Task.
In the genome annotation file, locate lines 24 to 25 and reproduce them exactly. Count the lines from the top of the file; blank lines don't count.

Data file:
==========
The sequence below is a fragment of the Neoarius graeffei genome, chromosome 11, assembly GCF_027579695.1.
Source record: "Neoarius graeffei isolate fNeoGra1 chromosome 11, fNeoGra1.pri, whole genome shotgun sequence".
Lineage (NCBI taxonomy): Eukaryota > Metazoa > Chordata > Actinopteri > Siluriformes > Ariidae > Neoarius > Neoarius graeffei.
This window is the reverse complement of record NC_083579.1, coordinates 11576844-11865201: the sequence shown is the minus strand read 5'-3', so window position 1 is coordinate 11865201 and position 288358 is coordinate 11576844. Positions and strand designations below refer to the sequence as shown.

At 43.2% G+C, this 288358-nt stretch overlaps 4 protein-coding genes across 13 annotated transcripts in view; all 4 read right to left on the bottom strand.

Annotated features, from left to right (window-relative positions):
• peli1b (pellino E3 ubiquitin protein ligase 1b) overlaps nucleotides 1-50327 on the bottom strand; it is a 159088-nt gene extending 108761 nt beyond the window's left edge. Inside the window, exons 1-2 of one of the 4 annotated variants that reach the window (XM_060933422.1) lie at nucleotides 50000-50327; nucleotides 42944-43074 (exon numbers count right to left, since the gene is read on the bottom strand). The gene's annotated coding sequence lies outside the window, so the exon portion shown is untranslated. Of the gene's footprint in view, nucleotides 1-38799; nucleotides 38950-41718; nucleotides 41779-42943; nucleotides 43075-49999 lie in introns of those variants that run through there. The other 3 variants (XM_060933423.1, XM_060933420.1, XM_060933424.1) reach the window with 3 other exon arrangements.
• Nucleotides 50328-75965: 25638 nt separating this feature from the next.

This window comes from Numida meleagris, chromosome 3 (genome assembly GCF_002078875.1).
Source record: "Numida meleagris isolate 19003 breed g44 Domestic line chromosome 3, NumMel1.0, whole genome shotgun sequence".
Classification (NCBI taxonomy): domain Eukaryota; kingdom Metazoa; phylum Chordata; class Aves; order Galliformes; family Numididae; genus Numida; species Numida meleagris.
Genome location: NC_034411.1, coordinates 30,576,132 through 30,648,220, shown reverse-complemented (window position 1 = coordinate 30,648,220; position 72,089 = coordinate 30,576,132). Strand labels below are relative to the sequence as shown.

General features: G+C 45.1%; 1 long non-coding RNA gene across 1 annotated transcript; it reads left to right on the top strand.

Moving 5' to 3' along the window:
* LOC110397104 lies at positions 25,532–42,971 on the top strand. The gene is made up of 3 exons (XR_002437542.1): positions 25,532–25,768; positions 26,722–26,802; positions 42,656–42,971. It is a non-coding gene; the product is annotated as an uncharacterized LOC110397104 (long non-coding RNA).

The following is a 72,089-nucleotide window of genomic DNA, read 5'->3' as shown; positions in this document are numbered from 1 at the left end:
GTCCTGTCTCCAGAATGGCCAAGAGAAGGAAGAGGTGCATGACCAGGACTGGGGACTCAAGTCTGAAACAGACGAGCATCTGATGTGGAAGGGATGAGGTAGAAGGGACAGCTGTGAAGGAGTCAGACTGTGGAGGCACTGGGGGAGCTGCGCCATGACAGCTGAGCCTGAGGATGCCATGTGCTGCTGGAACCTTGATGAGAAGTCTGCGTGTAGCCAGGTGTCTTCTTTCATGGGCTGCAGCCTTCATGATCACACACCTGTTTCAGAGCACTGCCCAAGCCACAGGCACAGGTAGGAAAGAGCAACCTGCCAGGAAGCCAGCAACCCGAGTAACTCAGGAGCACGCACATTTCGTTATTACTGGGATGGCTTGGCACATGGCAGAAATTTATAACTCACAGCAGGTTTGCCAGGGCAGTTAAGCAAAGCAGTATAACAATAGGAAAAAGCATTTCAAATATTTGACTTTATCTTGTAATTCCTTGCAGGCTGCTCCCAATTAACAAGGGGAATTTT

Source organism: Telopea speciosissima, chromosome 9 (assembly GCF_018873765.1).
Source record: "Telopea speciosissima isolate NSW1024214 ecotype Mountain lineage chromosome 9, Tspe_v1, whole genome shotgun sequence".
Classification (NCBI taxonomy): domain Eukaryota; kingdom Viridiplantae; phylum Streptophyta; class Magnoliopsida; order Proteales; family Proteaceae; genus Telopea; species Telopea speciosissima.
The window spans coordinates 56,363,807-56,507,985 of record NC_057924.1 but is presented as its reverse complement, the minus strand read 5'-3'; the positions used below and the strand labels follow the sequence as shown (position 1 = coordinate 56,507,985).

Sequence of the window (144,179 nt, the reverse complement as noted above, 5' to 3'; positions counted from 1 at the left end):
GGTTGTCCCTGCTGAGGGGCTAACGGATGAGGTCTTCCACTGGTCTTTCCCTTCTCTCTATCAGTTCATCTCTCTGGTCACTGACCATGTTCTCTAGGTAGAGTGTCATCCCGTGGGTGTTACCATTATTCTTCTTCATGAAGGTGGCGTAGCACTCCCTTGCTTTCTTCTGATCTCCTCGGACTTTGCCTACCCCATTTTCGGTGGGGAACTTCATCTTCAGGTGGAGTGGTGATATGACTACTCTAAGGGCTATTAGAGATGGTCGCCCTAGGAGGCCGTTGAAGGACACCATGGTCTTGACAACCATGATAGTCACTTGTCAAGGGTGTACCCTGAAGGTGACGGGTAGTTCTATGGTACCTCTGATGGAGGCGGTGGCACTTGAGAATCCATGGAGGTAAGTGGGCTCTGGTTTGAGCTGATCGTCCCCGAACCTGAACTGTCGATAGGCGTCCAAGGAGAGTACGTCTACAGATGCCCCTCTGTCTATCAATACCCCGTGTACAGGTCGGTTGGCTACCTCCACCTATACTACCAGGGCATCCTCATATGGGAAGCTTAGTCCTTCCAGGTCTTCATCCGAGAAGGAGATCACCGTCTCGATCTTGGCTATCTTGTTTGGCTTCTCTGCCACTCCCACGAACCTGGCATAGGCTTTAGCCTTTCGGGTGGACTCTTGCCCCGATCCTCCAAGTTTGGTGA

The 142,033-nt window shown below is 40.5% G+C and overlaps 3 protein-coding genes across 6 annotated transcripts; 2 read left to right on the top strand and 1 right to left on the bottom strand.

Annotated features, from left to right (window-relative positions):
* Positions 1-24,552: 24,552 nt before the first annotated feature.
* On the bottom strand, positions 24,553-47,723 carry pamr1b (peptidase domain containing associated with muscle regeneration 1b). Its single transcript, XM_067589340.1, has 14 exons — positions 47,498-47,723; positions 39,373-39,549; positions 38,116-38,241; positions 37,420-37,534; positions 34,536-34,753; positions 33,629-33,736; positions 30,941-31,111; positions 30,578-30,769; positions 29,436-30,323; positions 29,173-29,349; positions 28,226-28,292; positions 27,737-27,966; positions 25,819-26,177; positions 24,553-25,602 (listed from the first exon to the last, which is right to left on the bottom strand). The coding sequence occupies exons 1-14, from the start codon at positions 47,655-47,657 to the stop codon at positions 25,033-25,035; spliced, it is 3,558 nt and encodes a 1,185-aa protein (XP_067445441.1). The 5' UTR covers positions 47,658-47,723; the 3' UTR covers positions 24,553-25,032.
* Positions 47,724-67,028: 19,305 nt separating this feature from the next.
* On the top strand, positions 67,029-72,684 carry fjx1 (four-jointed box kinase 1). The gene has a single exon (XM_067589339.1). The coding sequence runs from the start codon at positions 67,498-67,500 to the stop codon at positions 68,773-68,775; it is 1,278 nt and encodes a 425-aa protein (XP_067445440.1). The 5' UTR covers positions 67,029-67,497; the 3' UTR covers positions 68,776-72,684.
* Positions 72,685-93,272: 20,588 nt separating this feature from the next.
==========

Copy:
The 142,033-nt window shown below is 40.5% G+C and overlaps 3 protein-coding genes across 6 annotated transcripts; 2 read left to right on the top strand and 1 right to left on the bottom strand.

Annotated features, from left to right (window-relative positions):